Miriam

Name

Miriam

About Me

Per EVie's suggestion: Here is some information about me: Since personal names currently in use are derived from a multitude of languages and sources, no one can be an expert in all of them. My PhD is in Old and Middle English and Old Icelandic, and I also have had formal training in almost all the Germanic languages (Old and Middle High German, Old Saxon, Gothic, Old Low Franconian, Middle Dutch, Yiddish, Modern German, and Netherlandic/Flemish). In addition I learned Hebrew, Latin, and French before I left high school. Cobbling together my French and Latin, I know something about some of the other Romance languages (including Old French, Anglo-Norman, and Occitan), but I am no expert in Romance philology, although I have had formal training in Germanic philology. So that gives me a better than average background in many of the languages from which our current namestock is derived. However, what I know about Greek and Greek-derived , Balto-Slavic and Celtic names comes from my general knowledge of Indo-European philology, and my general knowledge of Indo-European philology does not really cover names from Sanskrit and other Indian languages and Persian. Knowing Hebrew gives me a bit of insight into cognate Arabic names, but I know nothing about Finno-Ugaric (happily we have our Hungarian sisters for that), Chinese, Japanese, the many indigenous languages of Africa, Oceania, and the Americas.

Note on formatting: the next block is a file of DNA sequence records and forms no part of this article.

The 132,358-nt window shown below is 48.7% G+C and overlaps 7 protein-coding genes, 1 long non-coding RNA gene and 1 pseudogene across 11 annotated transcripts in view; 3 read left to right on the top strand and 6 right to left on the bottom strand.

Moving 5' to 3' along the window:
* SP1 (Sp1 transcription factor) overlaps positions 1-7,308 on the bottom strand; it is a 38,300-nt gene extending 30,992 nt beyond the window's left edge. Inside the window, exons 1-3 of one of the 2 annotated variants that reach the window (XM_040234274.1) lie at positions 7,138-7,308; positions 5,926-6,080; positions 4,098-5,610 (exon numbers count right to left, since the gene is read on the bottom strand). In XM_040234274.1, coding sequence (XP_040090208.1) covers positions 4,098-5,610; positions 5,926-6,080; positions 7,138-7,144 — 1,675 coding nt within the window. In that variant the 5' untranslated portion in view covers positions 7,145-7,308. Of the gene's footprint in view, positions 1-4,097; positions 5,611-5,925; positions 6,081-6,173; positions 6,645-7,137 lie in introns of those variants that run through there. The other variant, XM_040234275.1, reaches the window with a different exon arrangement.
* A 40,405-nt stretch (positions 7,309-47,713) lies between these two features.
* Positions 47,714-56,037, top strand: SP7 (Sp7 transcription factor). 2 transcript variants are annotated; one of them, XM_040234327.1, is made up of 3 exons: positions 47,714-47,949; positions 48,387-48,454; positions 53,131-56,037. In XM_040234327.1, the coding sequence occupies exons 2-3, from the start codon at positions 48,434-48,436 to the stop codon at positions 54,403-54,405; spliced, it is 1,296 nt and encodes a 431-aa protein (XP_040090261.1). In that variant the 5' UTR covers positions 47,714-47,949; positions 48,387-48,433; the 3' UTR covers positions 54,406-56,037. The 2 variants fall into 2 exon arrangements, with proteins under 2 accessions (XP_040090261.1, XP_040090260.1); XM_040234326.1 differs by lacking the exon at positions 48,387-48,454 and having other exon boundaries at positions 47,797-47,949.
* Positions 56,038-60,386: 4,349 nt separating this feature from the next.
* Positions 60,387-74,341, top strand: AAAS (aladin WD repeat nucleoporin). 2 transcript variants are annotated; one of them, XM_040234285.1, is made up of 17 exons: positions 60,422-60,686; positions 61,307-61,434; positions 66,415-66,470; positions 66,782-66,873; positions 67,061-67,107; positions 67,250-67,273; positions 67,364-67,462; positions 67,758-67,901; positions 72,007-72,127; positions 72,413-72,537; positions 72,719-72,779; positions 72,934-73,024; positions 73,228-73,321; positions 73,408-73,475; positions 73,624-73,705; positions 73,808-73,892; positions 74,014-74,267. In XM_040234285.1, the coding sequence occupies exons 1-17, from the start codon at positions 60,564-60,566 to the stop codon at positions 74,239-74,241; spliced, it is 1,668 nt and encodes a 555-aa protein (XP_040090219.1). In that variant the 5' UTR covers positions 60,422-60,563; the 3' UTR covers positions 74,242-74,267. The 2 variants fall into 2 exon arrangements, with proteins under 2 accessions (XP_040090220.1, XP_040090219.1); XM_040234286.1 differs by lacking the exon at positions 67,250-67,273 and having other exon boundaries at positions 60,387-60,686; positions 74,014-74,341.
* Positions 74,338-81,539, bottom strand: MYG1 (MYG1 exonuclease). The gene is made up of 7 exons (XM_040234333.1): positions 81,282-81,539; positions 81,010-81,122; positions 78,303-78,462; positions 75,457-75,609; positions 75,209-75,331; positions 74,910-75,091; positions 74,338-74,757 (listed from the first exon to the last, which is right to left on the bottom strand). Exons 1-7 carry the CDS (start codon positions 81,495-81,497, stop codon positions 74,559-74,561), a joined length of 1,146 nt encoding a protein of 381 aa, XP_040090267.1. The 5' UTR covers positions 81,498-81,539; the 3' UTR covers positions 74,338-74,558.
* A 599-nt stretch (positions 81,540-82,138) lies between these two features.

My Favorite Names

No favorite names yet.

My Recent Blog Comments
1
July 24, 2014 03:30 PM

I'm in agreement here.  Perceptions of names are very subjective.  When someone says a name is feisty or spunky (and only names under discussion for girls are ever so described), I interpet ths to mean "I like the name," because for the life of me I can never see exactly what is particularly feisty or spunky about said names.  In many cases the adjective I would use is fusty.  A "strong" name for a girl? Does that mean a name/nickname that is traditionally male and that anything traditionally female is inherently weak?

The same is true of reactions to the sounds of names.  I have seen people say they think Name A sounds harsh, and I look at the name and it's all vowels, nasals and liquids, and I wonder why that sounds harsh.  Voiced stops and fricatives, well, maybe those can be described as sounding "harsh."  But I think that saying a name sounds harsh really means "I don't like the name and I don't like the way it sounds."

I also agree that declining to name a son Ruger or Sig Sauer and a daughter Princess Rainbow or Cinderella does not mean that one is also declining to recognize gender at all.

2
July 24, 2014 12:09 AM

You are probably right.  That seems more likely, although Iread it otherwise in some gossipy rag or other.

3
July 24, 2014 12:06 AM
In Response to 3 Baby Bears!